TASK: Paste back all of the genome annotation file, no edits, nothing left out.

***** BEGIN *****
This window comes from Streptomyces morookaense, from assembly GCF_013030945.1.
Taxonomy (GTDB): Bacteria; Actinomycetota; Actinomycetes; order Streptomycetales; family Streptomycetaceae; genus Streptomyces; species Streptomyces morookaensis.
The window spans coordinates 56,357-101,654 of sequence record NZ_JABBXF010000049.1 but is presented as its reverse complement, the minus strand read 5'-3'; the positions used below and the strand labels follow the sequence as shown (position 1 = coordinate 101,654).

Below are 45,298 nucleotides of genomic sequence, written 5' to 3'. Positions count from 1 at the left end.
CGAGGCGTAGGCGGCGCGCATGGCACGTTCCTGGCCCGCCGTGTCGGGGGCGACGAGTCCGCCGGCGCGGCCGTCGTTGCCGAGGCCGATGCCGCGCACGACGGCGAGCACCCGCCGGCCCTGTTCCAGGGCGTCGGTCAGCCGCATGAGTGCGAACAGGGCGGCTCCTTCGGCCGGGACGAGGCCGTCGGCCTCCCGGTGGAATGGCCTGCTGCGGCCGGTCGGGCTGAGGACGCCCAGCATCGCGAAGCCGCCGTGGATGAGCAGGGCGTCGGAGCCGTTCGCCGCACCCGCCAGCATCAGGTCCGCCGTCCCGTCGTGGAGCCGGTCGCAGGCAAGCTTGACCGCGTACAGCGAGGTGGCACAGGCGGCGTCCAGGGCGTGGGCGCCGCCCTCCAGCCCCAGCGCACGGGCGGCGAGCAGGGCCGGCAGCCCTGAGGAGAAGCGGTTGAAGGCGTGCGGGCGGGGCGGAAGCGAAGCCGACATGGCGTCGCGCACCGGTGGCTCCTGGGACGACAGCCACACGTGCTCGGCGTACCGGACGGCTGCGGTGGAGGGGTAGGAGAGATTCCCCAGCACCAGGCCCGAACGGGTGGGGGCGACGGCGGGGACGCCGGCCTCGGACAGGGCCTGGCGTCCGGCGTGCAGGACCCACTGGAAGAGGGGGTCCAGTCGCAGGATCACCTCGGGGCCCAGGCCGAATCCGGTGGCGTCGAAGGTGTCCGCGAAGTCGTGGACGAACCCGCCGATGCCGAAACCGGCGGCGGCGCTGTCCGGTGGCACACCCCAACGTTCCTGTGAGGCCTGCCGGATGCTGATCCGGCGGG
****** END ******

This window comes from Streptomyces morookaense, from assembly GCF_013030945.1.
Taxonomy (GTDB): Bacteria; Actinomycetota; Actinomycetes; order Streptomycetales; family Streptomycetaceae; genus Streptomyces; species Streptomyces morookaensis.
The window spans coordinates 56,357-101,654 of sequence record NZ_JABBXF010000049.1 but is presented as its reverse complement, the minus strand read 5'-3'; the positions used below and the strand labels follow the sequence as shown (position 1 = coordinate 101,654).

Below are 45,298 nucleotides of genomic sequence, written 5' to 3'. Positions count from 1 at the left end.
CGAGGCGTAGGCGGCGCGCATGGCACGTTCCTGGCCCGCCGTGTCGGGGGCGACGAGTCCGCCGGCGCGGCCGTCGTTGCCGAGGCCGATGCCGCGCACGACGGCGAGCACCCGCCGGCCCTGTTCCAGGGCGTCGGTCAGCCGCATGAGTGCGAACAGGGCGGCTCCTTCGGCCGGGACGAGGCCGTCGGCCTCCCGGTGGAATGGCCTGCTGCGGCCGGTCGGGCTGAGGACGCCCAGCATCGCGAAGCCGCCGTGGATGAGCAGGGCGTCGGAGCCGTTCGCCGCACCCGCCAGCATCAGGTCCGCCGTCCCGTCGTGGAGCCGGTCGCAGGCAAGCTTGACCGCGTACAGCGAGGTGGCACAGGCGGCGTCCAGGGCGTGGGCGCCGCCCTCCAGCCCCAGCGCACGGGCGGCGAGCAGGGCCGGCAGCCCTGAGGAGAAGCGGTTGAAGGCGTGCGGGCGGGGCGGAAGCGAAGCCGACATGGCGTCGCGCACCGGTGGCTCCTGGGACGACAGCCACACGTGCTCGGCGTACCGGACGGCTGCGGTGGAGGGGTAGGAGAGATTCCCCAGCACCAGGCCCGAACGGGTGGGGGCGACGGCGGGGACGCCGGCCTCGGACAGGGCCTGGCGTCCGGCGTGCAGGACCCACTGGAAGAGGGGGTCCAGTCGCAGGATCACCTCGGGGCCCAGGCCGAATCCGGTGGCGTCGAAGGTGTCCGCGAAGTCGTGGACGAACCCGCCGATGCCGAAACCGGCGGCGGCGCTGTCCGGTGGCACACCCCAACGTTCCTGTGAGGCCTGCCGGATGCTGATCCGGCGGG